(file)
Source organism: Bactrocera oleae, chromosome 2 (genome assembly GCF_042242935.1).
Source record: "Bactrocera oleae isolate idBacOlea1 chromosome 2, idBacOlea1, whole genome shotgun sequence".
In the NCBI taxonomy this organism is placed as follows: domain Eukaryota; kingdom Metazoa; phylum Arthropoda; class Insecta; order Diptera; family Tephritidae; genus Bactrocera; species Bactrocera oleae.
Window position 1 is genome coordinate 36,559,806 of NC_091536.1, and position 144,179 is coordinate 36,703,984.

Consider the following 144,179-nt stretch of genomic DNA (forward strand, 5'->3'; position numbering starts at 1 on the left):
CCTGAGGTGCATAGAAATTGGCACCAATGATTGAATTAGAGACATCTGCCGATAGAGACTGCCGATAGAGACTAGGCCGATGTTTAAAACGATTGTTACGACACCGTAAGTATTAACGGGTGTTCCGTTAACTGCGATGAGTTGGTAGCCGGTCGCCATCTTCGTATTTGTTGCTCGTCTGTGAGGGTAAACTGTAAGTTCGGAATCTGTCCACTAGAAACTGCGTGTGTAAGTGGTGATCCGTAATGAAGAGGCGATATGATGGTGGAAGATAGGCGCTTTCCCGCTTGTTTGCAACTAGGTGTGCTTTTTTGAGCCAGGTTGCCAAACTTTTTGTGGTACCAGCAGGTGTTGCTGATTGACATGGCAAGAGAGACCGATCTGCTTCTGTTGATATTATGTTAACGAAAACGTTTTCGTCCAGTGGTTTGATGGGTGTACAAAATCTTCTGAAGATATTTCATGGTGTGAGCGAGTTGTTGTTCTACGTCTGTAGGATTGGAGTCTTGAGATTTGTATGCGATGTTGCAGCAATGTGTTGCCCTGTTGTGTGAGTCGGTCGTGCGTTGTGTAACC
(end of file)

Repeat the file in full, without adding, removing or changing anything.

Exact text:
Source organism: Bactrocera oleae, chromosome 2 (genome assembly GCF_042242935.1).
Source record: "Bactrocera oleae isolate idBacOlea1 chromosome 2, idBacOlea1, whole genome shotgun sequence".
In the NCBI taxonomy this organism is placed as follows: domain Eukaryota; kingdom Metazoa; phylum Arthropoda; class Insecta; order Diptera; family Tephritidae; genus Bactrocera; species Bactrocera oleae.
Window position 1 is genome coordinate 36,559,806 of NC_091536.1, and position 144,179 is coordinate 36,703,984.

Consider the following 144,179-nt stretch of genomic DNA (forward strand, 5'->3'; position numbering starts at 1 on the left):
CCTGAGGTGCATAGAAATTGGCACCAATGATTGAATTAGAGACATCTGCCGATAGAGACTGCCGATAGAGACTAGGCCGATGTTTAAAACGATTGTTACGACACCGTAAGTATTAACGGGTGTTCCGTTAACTGCGATGAGTTGGTAGCCGGTCGCCATCTTCGTATTTGTTGCTCGTCTGTGAGGGTAAACTGTAAGTTCGGAATCTGTCCACTAGAAACTGCGTGTGTAAGTGGTGATCCGTAATGAAGAGGCGATATGATGGTGGAAGATAGGCGCTTTCCCGCTTGTTTGCAACTAGGTGTGCTTTTTTGAGCCAGGTTGCCAAACTTTTTGTGGTACCAGCAGGTGTTGCTGATTGACATGGCAAGAGAGACCGATCTGCTTCTGTTGATATTATGTTAACGAAAACGTTTTCGTCCAGTGGTTTGATGGGTGTACAAAATCTTCTGAAGATATTTCATGGTGTGAGCGAGTTGTTGTTCTACGTCTGTAGGATTGGAGTCTTGAGATTTGTATGCGATGTTGCAGCAATGTGTTGCCCTGTTGTGTGAGTCGGTCGTGCGTTGTGTAACC